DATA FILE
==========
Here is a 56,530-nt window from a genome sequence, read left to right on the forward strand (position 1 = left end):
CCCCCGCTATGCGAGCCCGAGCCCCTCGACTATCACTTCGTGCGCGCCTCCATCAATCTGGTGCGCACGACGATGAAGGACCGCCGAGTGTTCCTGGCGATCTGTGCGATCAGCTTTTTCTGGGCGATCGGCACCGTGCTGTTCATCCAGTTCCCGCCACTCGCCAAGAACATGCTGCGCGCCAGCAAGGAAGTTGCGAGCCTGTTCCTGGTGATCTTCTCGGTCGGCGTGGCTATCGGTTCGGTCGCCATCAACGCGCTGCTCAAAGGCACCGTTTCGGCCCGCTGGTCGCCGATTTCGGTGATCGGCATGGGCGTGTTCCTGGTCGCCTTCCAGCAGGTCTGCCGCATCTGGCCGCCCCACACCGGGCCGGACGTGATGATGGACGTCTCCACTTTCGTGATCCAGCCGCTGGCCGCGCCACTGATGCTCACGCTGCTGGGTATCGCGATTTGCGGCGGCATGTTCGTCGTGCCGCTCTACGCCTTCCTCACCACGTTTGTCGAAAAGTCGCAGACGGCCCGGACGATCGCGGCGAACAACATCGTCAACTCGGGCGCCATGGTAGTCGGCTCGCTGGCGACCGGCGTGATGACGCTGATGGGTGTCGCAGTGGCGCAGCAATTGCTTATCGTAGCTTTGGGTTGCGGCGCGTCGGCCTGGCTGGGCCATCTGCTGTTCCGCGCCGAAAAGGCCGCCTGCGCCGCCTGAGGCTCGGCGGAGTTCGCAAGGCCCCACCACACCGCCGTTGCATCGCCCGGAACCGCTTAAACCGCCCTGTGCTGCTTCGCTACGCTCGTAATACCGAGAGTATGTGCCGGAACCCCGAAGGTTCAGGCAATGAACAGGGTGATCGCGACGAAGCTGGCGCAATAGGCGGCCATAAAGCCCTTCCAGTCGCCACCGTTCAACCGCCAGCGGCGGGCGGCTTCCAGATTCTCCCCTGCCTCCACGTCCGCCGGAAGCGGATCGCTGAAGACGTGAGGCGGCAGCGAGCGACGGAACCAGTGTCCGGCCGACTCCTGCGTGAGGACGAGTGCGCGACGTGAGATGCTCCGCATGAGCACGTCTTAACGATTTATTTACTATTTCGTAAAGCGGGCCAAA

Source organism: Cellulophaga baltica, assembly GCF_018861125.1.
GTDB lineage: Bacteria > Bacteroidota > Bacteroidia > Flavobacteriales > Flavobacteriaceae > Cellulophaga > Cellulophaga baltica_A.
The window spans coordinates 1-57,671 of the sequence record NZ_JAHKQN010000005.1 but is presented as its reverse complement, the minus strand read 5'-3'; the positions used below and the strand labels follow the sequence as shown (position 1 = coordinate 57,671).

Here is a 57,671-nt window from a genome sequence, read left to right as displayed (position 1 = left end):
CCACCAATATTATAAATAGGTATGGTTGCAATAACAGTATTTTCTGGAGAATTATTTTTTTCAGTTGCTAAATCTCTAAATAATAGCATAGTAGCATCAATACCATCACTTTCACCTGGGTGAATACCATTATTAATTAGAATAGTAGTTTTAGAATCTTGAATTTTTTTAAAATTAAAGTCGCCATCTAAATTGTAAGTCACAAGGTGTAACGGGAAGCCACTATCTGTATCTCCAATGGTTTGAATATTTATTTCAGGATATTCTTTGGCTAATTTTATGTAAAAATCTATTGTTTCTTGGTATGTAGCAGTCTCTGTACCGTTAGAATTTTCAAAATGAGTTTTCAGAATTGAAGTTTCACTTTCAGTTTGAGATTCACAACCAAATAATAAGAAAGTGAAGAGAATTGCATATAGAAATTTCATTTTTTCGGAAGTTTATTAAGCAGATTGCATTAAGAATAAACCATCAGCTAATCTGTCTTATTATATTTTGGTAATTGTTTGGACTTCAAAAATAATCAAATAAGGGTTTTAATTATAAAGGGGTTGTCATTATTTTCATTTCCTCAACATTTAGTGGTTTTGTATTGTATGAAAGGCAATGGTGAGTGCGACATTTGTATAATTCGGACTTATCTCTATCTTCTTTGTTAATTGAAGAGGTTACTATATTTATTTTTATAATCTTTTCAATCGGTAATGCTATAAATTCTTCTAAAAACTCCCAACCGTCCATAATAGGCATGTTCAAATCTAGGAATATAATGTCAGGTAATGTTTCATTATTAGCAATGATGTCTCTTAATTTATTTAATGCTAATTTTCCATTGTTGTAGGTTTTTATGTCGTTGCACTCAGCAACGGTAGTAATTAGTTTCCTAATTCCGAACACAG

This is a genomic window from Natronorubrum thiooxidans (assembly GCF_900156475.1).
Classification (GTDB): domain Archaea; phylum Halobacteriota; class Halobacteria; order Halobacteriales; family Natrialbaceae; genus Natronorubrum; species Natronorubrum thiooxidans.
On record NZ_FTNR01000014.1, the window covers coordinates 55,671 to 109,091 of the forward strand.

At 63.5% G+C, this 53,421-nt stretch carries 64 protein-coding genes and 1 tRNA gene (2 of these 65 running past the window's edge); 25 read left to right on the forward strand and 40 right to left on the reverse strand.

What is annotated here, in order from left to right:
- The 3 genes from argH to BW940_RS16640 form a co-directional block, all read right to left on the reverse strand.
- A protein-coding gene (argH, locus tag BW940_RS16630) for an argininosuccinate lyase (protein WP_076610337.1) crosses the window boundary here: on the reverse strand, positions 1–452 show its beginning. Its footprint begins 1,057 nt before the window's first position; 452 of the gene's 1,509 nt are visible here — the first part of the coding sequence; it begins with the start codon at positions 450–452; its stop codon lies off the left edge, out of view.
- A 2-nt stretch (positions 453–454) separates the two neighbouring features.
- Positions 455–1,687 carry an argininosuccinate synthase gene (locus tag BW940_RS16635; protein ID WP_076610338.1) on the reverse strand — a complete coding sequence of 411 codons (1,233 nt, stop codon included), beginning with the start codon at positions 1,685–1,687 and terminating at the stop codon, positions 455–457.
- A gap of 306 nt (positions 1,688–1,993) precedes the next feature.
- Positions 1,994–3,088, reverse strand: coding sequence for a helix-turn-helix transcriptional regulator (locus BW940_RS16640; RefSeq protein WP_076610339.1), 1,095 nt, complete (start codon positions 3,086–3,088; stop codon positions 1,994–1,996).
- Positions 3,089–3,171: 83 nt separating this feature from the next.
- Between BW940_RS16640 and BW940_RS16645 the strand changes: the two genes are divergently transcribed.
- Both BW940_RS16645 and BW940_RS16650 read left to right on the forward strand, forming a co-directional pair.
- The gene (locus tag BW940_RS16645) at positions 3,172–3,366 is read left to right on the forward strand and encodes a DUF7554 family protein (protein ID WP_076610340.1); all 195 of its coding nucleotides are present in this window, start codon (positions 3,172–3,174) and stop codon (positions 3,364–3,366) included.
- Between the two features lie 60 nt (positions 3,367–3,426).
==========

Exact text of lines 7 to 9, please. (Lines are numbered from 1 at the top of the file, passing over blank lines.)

CCACCAATATTATAAATAGGTATGGTTGCAATAACAGTATTTTCTGGAGAATTATTTTTTTCAGTTGCTAAATCTCTAAATAATAGCATAGTAGCATCAATACCATCACTTTCACCTGGGTGAATACCATTATTAATTAGAATAGTAGTTTTAGAATCTTGAATTTTTTTAAAATTAAAGTCGCCATCTAAATTGTAAGTCACAAGGTGTAACGGGAAGCCACTATCTGTATCTCCAATGGTTTGAATATTTATTTCAGGATATTCTTTGGCTAATTTTATGTAAAAATCTATTGTTTCTTGGTATGTAGCAGTCTCTGTACCGTTAGAATTTTCAAAATGAGTTTTCAGAATTGAAGTTTCACTTTCAGTTTGAGATTCACAACCAAATAATAAGAAAGTGAAGAGAATTGCATATAGAAATTTCATTTTTTCGGAAGTTTATTAAGCAGATTGCATTAAGAATAAACCATCAGCTAATCTGTCTTATTATATTTTGGTAATTGTTTGGACTTCAAAAATAATCAAATAAGGGTTTTAATTATAAAGGGGTTGTCATTATTTTCATTTCCTCAACATTTAGTGGTTTTGTATTGTATGAAAGGCAATGGTGAGTGCGACATTTGTATAATTCGGACTTATCTCTATCTTCTTTGTTAATTGAAGAGGTTACTATATTTATTTTTATAATCTTTTCAATCGGTAATGCTATAAATTCTTCTAAAAACTCCCAACCGTCCATAATAGGCATGTTCAAATCTAGGAATATAATGTCAGGTAATGTTTCATTATTAGCAATGATGTCTCTTAATTTATTTAATGCTAATTTTCCATTGTTGTAGGTTTTTATGTCGTTGCACTCAGCAACGGTAGTAATTAGTTTCCTAATTCCGAACACAG

This is a genomic window from Natronorubrum thiooxidans (assembly GCF_900156475.1).
Classification (GTDB): domain Archaea; phylum Halobacteriota; class Halobacteria; order Halobacteriales; family Natrialbaceae; genus Natronorubrum; species Natronorubrum thiooxidans.